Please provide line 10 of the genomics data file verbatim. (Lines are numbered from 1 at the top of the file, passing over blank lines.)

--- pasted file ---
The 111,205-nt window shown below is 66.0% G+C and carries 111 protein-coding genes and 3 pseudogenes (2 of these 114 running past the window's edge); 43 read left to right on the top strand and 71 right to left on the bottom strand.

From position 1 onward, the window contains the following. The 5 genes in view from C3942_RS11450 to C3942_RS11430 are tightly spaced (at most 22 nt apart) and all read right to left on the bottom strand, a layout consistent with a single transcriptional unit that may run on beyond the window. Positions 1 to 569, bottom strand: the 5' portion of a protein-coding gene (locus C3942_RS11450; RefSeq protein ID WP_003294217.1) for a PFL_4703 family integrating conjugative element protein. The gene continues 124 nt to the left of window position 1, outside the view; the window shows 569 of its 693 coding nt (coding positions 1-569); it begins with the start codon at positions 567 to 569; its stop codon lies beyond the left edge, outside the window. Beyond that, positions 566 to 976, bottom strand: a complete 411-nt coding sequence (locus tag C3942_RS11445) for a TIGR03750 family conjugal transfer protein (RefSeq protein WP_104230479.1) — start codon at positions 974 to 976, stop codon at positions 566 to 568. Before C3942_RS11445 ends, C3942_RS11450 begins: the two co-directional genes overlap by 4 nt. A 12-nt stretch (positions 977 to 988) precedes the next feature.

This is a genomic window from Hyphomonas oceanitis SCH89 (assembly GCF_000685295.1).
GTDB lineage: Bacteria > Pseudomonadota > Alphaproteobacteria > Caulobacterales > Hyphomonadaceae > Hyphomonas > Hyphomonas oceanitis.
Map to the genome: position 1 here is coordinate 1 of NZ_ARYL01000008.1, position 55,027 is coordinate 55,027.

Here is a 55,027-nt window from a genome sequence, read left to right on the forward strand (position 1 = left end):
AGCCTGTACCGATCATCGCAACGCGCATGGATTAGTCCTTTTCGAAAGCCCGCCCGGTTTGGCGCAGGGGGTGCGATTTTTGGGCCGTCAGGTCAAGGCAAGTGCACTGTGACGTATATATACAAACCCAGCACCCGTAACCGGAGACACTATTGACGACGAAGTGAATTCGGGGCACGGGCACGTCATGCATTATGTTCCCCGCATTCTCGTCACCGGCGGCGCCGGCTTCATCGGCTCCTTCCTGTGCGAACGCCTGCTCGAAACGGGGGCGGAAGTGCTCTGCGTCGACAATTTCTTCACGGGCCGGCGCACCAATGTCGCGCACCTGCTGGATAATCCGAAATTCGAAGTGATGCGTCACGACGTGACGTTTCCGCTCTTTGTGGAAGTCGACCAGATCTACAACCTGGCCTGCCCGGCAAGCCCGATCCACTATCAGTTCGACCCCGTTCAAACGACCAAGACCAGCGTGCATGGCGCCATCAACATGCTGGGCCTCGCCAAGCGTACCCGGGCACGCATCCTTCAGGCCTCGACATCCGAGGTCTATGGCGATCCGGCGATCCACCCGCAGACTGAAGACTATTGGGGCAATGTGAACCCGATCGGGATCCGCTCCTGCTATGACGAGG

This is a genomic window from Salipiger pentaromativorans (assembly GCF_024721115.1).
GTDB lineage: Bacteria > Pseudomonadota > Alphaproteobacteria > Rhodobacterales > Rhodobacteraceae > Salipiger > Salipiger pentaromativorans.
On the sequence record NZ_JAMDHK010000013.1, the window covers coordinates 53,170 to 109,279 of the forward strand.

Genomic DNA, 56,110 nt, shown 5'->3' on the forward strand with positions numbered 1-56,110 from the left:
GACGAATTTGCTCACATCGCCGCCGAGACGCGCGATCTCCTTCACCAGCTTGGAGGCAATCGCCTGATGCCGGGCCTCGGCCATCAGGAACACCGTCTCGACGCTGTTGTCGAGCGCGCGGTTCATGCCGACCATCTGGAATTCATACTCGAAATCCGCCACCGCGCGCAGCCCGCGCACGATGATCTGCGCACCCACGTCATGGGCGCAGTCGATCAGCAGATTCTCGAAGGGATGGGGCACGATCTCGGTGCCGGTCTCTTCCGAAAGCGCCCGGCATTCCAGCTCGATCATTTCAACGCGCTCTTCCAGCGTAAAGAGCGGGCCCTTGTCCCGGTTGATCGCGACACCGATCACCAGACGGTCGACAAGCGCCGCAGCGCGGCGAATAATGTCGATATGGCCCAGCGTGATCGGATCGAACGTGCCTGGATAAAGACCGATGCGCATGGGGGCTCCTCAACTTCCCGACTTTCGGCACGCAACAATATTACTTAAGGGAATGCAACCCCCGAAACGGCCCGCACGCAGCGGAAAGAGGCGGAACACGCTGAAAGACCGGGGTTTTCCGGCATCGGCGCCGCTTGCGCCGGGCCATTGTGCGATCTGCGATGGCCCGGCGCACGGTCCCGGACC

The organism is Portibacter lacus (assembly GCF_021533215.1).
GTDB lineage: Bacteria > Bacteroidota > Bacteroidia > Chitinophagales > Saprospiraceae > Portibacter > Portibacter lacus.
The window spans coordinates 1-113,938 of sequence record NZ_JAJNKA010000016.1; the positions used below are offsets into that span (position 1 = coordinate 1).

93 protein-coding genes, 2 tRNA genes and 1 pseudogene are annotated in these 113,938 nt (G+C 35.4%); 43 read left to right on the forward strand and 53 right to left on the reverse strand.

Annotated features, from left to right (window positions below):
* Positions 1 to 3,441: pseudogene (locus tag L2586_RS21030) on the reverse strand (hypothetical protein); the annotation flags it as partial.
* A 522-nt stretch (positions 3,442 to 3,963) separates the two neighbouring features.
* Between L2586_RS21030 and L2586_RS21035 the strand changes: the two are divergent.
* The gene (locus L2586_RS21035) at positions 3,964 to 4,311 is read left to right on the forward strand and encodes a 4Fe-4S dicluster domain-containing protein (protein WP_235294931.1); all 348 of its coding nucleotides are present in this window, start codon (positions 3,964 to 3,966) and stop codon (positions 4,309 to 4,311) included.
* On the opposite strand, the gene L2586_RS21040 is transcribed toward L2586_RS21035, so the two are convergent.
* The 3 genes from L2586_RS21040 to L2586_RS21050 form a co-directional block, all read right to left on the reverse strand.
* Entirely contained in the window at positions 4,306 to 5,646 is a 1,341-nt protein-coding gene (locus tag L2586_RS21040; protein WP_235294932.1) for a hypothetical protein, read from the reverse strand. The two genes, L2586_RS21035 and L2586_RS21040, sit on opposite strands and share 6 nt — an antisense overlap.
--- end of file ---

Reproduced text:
On the sequence record NZ_JAMDHK010000013.1, the window covers coordinates 53,170 to 109,279 of the forward strand.